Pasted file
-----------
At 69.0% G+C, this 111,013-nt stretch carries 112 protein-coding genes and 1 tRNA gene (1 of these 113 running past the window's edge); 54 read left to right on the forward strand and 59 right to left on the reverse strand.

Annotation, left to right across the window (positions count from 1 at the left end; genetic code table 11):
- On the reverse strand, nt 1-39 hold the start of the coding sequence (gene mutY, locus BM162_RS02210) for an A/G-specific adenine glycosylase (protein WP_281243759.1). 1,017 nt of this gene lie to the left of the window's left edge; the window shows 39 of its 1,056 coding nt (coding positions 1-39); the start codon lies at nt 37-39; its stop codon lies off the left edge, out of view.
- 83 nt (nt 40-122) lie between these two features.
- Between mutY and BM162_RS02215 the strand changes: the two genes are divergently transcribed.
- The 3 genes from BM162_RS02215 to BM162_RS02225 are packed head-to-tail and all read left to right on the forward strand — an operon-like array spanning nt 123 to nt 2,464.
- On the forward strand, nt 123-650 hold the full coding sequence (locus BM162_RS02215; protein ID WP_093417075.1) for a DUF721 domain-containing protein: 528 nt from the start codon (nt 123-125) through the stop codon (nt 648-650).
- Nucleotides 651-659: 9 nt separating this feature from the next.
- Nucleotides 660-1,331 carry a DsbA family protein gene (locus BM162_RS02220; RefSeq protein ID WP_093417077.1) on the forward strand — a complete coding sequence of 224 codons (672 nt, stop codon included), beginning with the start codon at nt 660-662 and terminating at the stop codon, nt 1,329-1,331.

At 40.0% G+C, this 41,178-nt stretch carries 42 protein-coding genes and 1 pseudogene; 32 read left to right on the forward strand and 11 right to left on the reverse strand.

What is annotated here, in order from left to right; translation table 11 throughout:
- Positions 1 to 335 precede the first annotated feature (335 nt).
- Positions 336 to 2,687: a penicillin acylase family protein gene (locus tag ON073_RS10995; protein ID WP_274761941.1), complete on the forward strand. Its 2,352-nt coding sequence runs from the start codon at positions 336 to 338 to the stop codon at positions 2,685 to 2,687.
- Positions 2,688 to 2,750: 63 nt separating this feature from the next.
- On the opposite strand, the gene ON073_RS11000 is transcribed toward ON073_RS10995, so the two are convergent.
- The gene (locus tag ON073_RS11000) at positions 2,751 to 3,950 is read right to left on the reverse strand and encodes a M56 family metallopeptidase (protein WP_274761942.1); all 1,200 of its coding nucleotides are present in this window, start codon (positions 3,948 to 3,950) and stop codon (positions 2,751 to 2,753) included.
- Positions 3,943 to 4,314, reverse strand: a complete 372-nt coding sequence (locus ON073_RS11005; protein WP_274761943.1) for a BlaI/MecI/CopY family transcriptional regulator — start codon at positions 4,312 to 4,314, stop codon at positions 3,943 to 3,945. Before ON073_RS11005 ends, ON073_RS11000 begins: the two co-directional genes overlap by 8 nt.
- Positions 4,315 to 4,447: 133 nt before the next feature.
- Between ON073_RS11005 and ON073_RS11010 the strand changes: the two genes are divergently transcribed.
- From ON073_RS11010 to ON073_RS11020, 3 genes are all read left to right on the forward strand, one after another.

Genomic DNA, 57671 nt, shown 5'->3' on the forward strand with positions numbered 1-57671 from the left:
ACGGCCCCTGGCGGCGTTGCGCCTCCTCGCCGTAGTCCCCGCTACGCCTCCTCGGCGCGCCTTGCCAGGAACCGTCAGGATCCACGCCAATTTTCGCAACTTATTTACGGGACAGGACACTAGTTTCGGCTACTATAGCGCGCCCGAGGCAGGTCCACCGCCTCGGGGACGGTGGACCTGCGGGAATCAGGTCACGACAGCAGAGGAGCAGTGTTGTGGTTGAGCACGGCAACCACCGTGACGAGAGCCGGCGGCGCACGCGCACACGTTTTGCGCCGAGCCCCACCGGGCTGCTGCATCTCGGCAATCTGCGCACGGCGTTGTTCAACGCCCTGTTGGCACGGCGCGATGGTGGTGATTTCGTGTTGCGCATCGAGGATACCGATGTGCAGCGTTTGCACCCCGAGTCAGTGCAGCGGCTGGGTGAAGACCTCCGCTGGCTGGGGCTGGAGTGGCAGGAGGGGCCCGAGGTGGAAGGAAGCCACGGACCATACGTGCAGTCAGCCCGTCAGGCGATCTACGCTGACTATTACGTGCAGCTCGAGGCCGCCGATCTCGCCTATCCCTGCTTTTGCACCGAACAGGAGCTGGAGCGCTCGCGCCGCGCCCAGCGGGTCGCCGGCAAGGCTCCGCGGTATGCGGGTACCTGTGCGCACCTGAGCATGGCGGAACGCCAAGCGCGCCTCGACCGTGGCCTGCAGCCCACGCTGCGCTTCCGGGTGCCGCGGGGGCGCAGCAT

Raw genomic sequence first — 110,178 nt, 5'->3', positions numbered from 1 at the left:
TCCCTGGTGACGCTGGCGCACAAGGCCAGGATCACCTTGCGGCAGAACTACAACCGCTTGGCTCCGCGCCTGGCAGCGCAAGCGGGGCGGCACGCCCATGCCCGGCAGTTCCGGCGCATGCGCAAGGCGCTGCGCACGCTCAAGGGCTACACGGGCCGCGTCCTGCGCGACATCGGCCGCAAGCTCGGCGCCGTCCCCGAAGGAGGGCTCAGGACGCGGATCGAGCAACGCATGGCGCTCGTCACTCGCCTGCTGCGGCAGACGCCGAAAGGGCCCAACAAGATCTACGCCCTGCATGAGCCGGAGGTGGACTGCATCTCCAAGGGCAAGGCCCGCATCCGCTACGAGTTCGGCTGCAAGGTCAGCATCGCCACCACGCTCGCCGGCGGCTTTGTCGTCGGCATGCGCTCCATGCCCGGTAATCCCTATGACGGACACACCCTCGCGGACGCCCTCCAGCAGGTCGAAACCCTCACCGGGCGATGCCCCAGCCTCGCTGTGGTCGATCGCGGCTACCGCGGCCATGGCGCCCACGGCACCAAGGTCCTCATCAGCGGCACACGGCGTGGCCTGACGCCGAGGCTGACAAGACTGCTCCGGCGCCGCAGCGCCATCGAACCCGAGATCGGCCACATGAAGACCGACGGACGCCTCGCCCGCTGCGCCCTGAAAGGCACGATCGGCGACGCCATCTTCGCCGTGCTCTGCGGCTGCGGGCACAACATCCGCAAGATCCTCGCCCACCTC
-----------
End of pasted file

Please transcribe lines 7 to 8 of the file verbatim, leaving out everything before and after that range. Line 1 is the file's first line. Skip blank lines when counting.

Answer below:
- On the forward strand, nt 123-650 hold the full coding sequence (locus BM162_RS02215; protein ID WP_093417075.1) for a DUF721 domain-containing protein: 528 nt from the start codon (nt 123-125) through the stop codon (nt 648-650).
- Nucleotides 651-659: 9 nt separating this feature from the next.